Photoessay: Morning at Charlottenburg

_Z732697 copy

Charlottenburg Palace was built at the end of the 17th century as the seat of King Friedrich I – and subsequently made even larger and more ornate by his son. It was heavily damaged during the second world war, and most of what stands today has been reconstructed or heavily rebuilt. It is currently a museum housing the crown jewels and an extensive porcelain collection; some rooms have been restored to their former state and serve as a snapshot of life in the period. Perhaps intentionally, the building lacks the sense of scale and massiveness that these kinds of buildings typically have; the rooms and passageways felt very much sized to human scale and not something you’d expect either of royalty or that level of wealth. That said, the decoration was so heavily done – in true baroque rococo style, of course – that that I wouldn’t be surprised if the undersides of the tables were also gilded. Still, it proved to be an enjoyable diversion for the morning, as well as yielding some interesting details thanks to strongly directional light streaming through the tall windows. MT

This series was shot with a Nikon Z7, 24-70/4 S and 85/1.8 S lenses, using my custom SOOC JPEG picture controls.

_Z732549 copy

_Z732439 copy

_Z732388 copy

_Z732420 copy

_Z732504 copy

_Z732400 copy

_Z732397 copy

_Z732407 copy

_Z732432 copy

_Z732423 copy

_Z732411 copy

_Z732523 copy

_Z732444 copy

_Z732672 copy

_Z732657 copy

_Z732582 copy

_Z732374 copy


Prints from this series are available on request.


Visit the Teaching Store to up your photographic game – including workshop videos, and the individual Email School of Photography. You can also support the site by purchasing from B&H and Amazon – thanks!

We are also on Facebook and there is a curated reader Flickr pool.

Images and content copyright Ming Thein | 2012 onwards unless otherwise stated. All rights reserved


  1. Malcolm Pigford says:

    Your images bring back memories of our visit to the palace in 1980 when Nefertiti was on display. Now to dig out all those photos of Berlin and the Wall.

    • She moved to one of the other museums in Berlin, actually – I remember seeing her on the same trip. The Pergammon? Or Nues? I can’t recall…but what an amazing piece of sculpture given the age!

  2. I visited here when I was 16, in 1984, when the Wall was still up. I have a few photographs, but none from inside. I have to assume they prohibited flash photography inside, and the only way my crappy 110 camera was going to make an image inside was with flash. I remember precious little from inside but when I saw your sixth photo it unlocked a memory I thought I’d lost. Thank you!

    If you’ll indulge me these are the only photos I appear to have from my visit. Both are scans of prints. The second is two photos I took in sequence and, a few years ago, stitched together in Photoshop.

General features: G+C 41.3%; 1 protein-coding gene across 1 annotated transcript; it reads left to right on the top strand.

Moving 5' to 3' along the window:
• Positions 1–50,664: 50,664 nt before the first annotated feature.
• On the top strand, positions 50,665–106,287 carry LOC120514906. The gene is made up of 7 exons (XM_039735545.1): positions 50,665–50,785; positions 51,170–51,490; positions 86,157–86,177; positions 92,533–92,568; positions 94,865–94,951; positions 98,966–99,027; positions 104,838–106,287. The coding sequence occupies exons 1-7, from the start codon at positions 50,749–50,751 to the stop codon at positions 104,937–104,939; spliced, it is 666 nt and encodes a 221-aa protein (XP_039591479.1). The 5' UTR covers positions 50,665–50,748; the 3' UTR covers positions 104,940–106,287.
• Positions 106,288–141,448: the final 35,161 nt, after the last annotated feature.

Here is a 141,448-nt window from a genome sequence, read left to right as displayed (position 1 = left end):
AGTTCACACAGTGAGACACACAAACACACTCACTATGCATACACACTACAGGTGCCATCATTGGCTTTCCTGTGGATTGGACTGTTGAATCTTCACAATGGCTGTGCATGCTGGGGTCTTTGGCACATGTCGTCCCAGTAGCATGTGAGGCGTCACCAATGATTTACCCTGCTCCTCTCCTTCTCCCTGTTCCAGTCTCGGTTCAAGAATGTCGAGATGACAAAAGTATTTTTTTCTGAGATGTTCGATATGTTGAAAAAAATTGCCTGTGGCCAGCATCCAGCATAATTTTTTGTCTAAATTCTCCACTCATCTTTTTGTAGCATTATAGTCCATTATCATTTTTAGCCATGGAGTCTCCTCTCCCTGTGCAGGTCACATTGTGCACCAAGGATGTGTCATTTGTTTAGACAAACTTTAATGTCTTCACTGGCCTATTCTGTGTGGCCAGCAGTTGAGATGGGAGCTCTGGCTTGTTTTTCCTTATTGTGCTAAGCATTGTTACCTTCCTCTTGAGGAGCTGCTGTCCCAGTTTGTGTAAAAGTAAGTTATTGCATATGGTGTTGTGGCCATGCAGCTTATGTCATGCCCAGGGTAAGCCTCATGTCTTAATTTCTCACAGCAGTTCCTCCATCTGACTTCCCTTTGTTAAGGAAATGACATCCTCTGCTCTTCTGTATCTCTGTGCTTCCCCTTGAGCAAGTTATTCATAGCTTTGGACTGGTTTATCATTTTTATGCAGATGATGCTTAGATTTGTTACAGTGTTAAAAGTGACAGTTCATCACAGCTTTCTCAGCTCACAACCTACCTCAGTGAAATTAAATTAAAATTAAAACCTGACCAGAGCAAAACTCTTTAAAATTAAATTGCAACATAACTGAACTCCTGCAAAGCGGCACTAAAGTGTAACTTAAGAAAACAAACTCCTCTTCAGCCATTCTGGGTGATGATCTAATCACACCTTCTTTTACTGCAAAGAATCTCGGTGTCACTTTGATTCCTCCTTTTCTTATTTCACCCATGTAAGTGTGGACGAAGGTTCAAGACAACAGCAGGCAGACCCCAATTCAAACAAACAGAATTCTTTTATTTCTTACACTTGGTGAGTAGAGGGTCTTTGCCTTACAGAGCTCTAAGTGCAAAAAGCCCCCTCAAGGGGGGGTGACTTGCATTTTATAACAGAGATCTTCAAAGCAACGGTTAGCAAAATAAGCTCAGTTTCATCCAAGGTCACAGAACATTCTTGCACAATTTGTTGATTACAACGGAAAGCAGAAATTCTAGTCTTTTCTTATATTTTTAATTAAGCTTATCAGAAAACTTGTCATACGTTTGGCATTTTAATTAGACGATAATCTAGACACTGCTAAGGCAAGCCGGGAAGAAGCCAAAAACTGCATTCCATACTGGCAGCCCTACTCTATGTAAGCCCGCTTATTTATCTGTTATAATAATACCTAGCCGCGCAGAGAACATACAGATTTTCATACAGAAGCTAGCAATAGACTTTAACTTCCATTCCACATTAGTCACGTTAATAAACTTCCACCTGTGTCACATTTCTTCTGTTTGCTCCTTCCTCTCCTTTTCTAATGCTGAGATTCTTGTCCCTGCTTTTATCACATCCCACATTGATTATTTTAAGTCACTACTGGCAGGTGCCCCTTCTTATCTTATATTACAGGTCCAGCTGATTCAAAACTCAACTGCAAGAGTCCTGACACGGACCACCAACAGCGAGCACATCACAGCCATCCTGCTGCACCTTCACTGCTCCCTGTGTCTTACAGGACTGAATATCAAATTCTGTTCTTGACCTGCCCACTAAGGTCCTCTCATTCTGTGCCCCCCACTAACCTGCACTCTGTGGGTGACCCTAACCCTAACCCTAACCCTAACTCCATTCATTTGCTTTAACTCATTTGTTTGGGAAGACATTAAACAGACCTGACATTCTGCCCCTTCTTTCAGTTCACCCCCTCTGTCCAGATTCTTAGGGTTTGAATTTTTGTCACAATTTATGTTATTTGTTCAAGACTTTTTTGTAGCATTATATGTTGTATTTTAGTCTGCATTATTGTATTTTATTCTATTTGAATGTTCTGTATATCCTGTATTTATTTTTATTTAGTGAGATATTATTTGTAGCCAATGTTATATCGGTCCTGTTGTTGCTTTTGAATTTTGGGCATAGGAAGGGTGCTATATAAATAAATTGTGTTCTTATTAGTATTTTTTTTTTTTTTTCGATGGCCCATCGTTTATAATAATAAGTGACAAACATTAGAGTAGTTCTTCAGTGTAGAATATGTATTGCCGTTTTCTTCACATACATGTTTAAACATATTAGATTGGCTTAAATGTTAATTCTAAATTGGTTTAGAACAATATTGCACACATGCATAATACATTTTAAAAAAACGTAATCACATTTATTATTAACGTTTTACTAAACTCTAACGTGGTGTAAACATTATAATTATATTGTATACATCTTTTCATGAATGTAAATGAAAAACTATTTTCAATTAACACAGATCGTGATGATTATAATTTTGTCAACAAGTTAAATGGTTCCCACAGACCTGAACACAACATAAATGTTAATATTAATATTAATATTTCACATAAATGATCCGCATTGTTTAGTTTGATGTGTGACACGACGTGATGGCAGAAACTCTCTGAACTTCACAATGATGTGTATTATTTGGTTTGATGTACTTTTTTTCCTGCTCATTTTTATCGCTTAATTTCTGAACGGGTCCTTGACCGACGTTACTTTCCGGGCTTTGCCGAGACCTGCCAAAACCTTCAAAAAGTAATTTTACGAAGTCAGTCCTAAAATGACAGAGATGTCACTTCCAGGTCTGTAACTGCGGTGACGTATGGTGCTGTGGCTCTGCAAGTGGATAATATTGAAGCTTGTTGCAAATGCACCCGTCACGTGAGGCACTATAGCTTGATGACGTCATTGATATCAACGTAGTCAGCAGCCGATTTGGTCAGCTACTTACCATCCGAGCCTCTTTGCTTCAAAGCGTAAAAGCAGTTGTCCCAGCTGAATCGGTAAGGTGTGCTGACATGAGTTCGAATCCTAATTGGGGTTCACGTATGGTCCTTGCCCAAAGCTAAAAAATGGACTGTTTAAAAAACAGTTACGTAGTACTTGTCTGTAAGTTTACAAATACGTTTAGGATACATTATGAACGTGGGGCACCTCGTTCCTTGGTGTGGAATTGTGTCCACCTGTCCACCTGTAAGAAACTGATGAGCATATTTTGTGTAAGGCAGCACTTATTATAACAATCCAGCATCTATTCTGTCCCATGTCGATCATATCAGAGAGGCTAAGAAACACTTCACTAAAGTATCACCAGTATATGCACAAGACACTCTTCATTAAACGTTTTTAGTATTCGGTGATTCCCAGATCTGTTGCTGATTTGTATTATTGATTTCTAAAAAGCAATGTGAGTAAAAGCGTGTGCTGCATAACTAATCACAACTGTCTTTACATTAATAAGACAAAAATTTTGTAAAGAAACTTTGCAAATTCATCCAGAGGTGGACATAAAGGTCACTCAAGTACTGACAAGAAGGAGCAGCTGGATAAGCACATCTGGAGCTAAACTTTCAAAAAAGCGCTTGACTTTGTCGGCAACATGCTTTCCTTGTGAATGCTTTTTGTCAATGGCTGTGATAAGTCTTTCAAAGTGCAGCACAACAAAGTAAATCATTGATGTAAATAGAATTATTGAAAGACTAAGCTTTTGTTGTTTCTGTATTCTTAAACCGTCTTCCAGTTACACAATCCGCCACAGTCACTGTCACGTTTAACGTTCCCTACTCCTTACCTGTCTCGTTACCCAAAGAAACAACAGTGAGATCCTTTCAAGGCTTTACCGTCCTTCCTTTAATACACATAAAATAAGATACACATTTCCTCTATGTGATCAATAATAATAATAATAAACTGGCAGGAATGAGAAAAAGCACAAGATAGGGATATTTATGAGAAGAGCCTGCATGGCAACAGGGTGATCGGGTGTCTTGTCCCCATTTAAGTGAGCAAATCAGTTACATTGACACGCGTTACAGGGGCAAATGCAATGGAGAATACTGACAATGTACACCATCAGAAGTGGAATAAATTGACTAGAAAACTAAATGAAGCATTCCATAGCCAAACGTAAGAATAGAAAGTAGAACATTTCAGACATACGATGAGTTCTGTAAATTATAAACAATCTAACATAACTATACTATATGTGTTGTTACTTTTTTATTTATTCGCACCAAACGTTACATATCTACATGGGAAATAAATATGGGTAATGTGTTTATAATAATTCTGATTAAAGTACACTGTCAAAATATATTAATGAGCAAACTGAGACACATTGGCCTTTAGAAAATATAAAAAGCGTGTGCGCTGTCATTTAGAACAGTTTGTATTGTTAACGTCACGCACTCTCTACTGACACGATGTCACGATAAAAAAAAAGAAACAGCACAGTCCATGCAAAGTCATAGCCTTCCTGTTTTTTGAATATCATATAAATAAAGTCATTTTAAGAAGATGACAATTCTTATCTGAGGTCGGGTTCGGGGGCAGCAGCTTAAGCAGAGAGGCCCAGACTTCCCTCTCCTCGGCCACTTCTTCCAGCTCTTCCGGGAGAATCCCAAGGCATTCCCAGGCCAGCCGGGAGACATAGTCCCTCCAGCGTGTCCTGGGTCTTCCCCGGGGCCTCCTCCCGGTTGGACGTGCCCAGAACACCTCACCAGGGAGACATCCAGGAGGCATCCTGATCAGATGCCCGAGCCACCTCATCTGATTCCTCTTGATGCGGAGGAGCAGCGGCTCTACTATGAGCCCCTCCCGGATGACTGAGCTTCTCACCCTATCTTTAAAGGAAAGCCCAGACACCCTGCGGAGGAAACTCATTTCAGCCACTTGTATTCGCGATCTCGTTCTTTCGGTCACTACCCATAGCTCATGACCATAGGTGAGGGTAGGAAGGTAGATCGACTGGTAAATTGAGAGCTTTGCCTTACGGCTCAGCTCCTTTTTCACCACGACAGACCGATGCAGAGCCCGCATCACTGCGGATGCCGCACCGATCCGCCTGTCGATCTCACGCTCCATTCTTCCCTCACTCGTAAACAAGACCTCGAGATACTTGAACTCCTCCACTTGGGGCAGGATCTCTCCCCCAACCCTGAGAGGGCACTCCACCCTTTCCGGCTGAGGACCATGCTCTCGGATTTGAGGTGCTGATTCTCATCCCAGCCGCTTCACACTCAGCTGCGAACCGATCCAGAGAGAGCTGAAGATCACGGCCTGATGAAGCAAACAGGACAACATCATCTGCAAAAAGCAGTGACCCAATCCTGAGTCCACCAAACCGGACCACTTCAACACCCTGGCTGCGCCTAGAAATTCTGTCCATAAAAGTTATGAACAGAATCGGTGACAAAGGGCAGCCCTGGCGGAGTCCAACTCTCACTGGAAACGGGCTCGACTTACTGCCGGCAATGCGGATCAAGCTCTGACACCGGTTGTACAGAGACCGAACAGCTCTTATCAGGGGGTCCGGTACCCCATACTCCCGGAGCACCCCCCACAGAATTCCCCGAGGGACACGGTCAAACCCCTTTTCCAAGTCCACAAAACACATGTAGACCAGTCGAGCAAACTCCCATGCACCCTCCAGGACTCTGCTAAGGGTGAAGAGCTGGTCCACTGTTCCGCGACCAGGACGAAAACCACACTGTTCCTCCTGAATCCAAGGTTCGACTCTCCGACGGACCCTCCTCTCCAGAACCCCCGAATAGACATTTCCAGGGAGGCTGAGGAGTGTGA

Schloss Charlottenburg
    Schloss Charlottenburg

    • Amazingly, it doesn’t seem to have changed that much. Was the inside similar to now? There was plenty of light on the day I was there, but it was also pretty sunny…

      • My memory of the inside is poor – it’s been 35 years. As you can see I photographed it on a gray day. My photos render the building as more yellowish than yours. I would love to visit Berlin again one day and see how places there match my memories.

        • Could it have been the film or the prints themselves yellowing? Lots of places I’d love to revisit but given the current situation, none of that is going to happen anytime soon…

          • Good question. I have the negatives and the ability to scan them. I should find out.

            • Looking at my own, I suspect there is some possibility of degradation here, too – but not sure whether it’s the celluloid substrate itself, or something else (such as the plastic they’ve been stored in decaying, yellowing and transferring onto the negatives)…

              • The bottom line for me is that my photos match my memory – but after this many years, the photos may have become my memory.

                • Good point: in a lot of ways, photos are mnemonics for what left an impression on us at the time; even though they usually are grounded in reality, there’s always the whole curation in/out of the frame and that in itself reflecting one’s biases at the time…

  3. Wolfgang Bohnhardt says:

    Probably just a typo – the name of the king is Friedrich I.

  4. jean pierre (pete) guaron says:

    I can’t decide which one I am enjoying more – your photography, or a free tour of a destination I will almost certainly never be able to enjoy otherwise! 🙂
    I didn’t notice any particularly small rooms or low ceilings, though. One doorway has figures beyond it, from which you can guess that the door itself is more than 4 yards/metres tall – and the ceiling ! – pity the poor mugs whose job it is to clamber up there and repaint it, although I guess that’s all done on a mobile gantry these days.
    One or two shots show a touch of soft focus. But overall, I can see why you chose that gear – light and easy to carry, excellent optics and image quality, and two fairly convenient lenses covering all that you needed. Remember the days when we were all nervous about zoom lenses – LOL

    • Either/both are good!

      Having somewhat higher than normal ceilings myself…I pity the maintenance crew, but then again if you’re King XYZ I don’t think that’s as much of a problem. Meanwhile, I have a very long ladder…

      Soft focus: I know which images you’re talking about; one of them was shot in the reflection of an old (read: bad) mirror, and the other two through thin gauzy curtains. Not soft focus at all, but an accurate representation fo subject and mood… 😉

%d bloggers like this: